Founded in 1893, the University of California Press is a nonprofit scholarly publisher that aims to make stimulating ideas accessible for their audience.
They publish works in a wide range of disciplines, such as Asian studies, criminology & social justice, psychology, religion, technology studies, art, and economics. To learn more about their backlist, take a look at “Reproductive Justice”, by Loretta Ross and Rickie Solinger, and “Avicenna’s Theory of Science”, by Riccardo Strobino.
If you find an appropriate editor for your manuscript at the University of California Press, send them a query containing your intended audience and a short book description. Before doing so, though, check out the full guidelines here.
Located in Durham, North Carolina, Blair is a not-for-profit publisher established in 1976 by Judy Hogan. As they strive to make a valuable contribution to society, the main priority of Blair is the publication of books written by people who have been avoided by mainstream publishers.
Fiction, nonfiction, ghostly stories, and poetry are some of their favorite genres. In order to get accustomed to their preferences, you should look up “The Baddest Girl on the Planet”, by Heather Frese, and “The Cherokee Rose”, by Tiya Miles.
If you’re part of an underrepresented group, this press is ideal for you. To read the submission guidelines, access this page.
12. Nightboat Books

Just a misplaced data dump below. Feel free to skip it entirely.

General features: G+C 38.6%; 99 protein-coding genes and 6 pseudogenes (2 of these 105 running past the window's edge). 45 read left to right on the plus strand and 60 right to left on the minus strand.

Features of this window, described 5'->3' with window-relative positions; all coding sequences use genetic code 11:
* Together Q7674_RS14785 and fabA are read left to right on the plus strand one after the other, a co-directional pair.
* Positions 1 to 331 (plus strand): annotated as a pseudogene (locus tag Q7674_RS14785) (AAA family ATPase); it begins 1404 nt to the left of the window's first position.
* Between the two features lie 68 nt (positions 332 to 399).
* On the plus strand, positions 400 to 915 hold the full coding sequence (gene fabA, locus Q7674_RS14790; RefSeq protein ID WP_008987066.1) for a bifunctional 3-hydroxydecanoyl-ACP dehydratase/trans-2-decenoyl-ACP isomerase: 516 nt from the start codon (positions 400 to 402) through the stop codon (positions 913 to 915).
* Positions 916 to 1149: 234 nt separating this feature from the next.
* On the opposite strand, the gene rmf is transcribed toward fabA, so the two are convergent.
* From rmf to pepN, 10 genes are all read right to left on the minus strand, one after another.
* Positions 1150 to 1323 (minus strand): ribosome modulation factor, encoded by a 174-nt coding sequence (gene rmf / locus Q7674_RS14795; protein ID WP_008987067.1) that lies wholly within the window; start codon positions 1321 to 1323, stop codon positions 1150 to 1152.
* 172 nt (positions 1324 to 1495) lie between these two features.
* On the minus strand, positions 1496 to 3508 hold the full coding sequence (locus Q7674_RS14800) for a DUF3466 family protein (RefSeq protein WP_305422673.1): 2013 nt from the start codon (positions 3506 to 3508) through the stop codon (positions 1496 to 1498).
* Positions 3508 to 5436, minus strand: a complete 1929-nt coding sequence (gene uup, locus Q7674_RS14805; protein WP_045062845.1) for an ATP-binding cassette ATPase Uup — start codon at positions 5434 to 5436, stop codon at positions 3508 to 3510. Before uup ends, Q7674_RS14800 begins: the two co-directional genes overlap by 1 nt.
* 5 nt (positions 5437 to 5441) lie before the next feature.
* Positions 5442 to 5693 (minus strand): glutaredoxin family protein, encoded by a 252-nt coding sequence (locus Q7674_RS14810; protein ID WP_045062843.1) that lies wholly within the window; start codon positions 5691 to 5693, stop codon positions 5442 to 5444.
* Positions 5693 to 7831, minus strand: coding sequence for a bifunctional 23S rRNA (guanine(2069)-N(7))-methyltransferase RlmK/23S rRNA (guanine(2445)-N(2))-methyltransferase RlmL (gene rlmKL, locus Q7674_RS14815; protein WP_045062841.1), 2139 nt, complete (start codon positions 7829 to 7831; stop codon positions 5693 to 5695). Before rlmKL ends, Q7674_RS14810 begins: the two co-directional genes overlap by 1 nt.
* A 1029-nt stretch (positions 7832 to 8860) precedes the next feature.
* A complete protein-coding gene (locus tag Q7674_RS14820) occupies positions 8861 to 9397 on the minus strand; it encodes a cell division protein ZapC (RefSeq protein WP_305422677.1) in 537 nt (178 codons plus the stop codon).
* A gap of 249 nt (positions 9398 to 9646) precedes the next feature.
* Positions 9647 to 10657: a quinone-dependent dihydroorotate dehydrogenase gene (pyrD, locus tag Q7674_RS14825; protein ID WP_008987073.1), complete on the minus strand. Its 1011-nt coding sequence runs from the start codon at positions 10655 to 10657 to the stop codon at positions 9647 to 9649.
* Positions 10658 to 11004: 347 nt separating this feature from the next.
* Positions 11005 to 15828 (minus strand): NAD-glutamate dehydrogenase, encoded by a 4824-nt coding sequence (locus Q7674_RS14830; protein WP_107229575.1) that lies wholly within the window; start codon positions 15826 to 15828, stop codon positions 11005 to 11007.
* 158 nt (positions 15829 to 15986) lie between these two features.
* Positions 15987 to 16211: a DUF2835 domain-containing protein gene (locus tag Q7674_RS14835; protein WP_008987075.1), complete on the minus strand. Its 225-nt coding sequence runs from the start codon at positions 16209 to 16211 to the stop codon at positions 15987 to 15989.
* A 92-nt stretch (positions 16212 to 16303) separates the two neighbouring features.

Kazim Ali and Jennifer Chapis established Nightboat Books in Brooklyn, New York in 2004. A non-for-profit organization, the main goal of Nightboat Books is the publication of writings that break the norm and challenge their readers.
Literature/queer studies, fiction, art, and poetry are just a few of the genres featured on their website. To learn more about what they like, make sure to look up “Outline of My Lover”, by Douglas A. Martin, and “Paraguayan Sea”, by Wilson Bueno.
Although their open reading period for prose hasn’t started yet, there will be one in 2021. Therefore, make sure to refresh their guidelines page once in a while to find out when it starts.
13. Transit Books
Transit Books was established in 2015 in Oakland, California. This not-for-profit publisher produces around 6-8 new books on a yearly basis, all of which are distributed internationally.
Although their titles are divided into just two main categories on the website, respectively into fiction and nonfiction, they have a wide range of books to pick from. Two of the most interesting books on their backlist are “The Tree and the Vine”, by Dola de Jong, and “Let’s Tell This Story Properly”, by Jennifer Nansubuga Makumbi.
They accept submissions during May 1st – June 15th, but only for nonfiction manuscripts and translations. To learn more about their requirements, click here.
Currently based in Redwood City, California, Stanford University Press was founded by David Starr Jordan in 1891. The press is now a nonprofit publisher of scholarly writings, and it has three distinct imprints.
Their main interests are literary studies, philosophy, business, economics & finance, sociology, and security studies, to give some examples. To learn a bit about their backlist, you should check out “Political Memory and the Aesthetics of Care”, by Mihaela Mihai, and “Embattled”, by Emily Katz Anhalt.